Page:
When & How to Show (3/3) 204-03

Techniques for Showing

Showing is reserved for the important parts of the story. Showing is the technique of using specific details to imply one or more underlying meanings. The advantage is that it’s very engaging for the audience, but over time it can prove tiring, as audiences struggle to understand the significance of the text.

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When & How to Tell (2/3) 204-02

Techniques for Telling

Telling is the technique of summarizing or plainly stating something. Examples include summaries of events (they fought), the physical state of an object or environment (the room was a mess), or the mental, emotional, or moral state of a character (she was happy). Telling is often dismissed as bad writing, but the reality is it’s an essential writing technique. Telling helps to maintain the focus of a story by conveying essential information using a minimum of words. The technique itself denotes a hierarchy. “What I’m telling you is necessary, but it’s not important.” Telling is a way of establishing that the focus of the story lies elsewhere.

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Discussing Feedback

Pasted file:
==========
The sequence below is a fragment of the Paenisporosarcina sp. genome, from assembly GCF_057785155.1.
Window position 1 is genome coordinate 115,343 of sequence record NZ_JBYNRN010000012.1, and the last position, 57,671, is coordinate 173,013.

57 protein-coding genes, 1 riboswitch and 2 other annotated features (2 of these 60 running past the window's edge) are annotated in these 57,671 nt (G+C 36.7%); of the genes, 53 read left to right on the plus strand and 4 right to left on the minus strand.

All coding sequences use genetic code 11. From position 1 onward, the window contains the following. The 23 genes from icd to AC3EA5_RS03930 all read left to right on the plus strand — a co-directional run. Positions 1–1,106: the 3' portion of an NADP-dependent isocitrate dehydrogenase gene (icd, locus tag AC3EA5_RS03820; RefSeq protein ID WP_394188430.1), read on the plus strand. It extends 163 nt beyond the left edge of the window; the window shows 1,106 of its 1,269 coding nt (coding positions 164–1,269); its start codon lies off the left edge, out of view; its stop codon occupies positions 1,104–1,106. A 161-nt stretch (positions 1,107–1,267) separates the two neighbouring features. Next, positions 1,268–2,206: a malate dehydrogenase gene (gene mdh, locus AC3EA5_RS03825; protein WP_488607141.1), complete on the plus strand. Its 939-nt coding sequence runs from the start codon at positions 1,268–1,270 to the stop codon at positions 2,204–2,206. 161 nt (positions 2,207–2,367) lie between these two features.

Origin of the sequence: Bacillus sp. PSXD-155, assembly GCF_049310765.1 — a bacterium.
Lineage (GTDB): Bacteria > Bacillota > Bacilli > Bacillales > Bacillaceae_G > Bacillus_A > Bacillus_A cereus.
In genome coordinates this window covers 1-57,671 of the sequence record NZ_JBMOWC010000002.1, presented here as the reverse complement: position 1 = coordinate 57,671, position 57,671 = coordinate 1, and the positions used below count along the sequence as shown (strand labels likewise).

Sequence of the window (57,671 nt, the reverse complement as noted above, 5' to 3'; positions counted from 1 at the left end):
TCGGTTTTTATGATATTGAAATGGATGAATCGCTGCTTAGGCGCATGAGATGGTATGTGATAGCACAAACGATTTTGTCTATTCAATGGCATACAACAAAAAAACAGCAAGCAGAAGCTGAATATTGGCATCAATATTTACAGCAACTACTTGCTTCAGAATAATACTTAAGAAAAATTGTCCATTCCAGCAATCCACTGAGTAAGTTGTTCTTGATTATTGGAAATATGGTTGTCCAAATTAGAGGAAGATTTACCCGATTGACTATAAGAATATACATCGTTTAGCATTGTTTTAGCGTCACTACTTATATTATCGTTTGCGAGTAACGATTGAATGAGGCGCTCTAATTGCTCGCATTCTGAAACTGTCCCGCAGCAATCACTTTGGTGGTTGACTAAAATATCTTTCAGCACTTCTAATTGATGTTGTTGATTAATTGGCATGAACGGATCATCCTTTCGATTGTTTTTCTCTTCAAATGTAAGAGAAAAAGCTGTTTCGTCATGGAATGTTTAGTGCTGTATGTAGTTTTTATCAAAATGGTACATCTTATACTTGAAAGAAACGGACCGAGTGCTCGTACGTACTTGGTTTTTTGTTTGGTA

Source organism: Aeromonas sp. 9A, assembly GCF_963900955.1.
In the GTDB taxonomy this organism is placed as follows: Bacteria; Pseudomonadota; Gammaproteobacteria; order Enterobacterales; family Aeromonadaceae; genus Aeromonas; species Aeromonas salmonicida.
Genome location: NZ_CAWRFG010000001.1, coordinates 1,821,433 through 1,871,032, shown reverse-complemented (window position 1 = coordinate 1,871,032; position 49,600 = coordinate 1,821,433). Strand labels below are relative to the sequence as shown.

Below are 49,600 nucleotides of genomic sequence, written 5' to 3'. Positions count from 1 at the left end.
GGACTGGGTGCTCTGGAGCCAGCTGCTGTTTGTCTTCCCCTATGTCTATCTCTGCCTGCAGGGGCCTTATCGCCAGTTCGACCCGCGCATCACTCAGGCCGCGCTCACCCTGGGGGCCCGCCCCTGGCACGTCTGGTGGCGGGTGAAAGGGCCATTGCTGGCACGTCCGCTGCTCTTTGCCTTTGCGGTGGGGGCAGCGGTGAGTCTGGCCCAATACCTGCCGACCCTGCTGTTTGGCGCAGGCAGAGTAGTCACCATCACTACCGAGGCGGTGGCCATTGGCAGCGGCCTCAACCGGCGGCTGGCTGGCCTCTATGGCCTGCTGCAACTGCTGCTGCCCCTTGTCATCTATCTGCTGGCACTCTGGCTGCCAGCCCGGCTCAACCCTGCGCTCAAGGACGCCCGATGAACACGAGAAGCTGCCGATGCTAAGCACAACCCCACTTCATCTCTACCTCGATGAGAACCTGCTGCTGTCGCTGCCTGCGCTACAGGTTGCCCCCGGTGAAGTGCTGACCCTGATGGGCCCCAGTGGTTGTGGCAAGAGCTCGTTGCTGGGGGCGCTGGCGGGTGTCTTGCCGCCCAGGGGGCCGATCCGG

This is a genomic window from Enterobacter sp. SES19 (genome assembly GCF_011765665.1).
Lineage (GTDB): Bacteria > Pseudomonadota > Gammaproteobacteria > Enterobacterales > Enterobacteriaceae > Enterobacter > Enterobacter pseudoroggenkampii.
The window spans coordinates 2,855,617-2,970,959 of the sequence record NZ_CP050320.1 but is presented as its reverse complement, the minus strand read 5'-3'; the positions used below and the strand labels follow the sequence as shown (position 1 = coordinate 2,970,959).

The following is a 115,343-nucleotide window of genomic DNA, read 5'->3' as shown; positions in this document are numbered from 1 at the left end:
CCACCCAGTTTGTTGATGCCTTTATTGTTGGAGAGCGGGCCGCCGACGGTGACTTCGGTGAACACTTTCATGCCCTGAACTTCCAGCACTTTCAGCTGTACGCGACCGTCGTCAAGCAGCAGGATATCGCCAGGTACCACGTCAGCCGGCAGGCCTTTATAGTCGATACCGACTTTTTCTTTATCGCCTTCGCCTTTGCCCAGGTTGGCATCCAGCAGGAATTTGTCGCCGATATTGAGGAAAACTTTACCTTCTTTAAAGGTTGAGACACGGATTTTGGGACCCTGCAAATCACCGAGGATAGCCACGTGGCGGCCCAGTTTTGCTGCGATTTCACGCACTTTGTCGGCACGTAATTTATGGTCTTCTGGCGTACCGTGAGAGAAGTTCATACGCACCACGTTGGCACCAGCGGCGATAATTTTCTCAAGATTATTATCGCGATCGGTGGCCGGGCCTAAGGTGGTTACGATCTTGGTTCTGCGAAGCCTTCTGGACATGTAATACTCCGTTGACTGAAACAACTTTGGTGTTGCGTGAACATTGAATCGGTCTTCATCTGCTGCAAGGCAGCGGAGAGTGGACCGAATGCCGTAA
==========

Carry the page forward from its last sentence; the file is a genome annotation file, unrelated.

Writing is a long, drawn out process; a journey from the vaguest of ideas to something so real and concrete that it can almost feel like memory. Through countless drafts the author refines their work, carefully evaluating the pacing, the characters, word choices, and sentence structure. Until at long last, it’s done. Time to show it to someone, but who?  Writing is a long, drawn out process; a journey from the vaguest of ideas to something so real and concrete that it can almost feel like memory. Through countless drafts the author refines their work, carefully evaluating the pacing, the characters, word choices, and sentence structure. Until at long last, it’s done. Time to show it to someone, but who?

Continue reading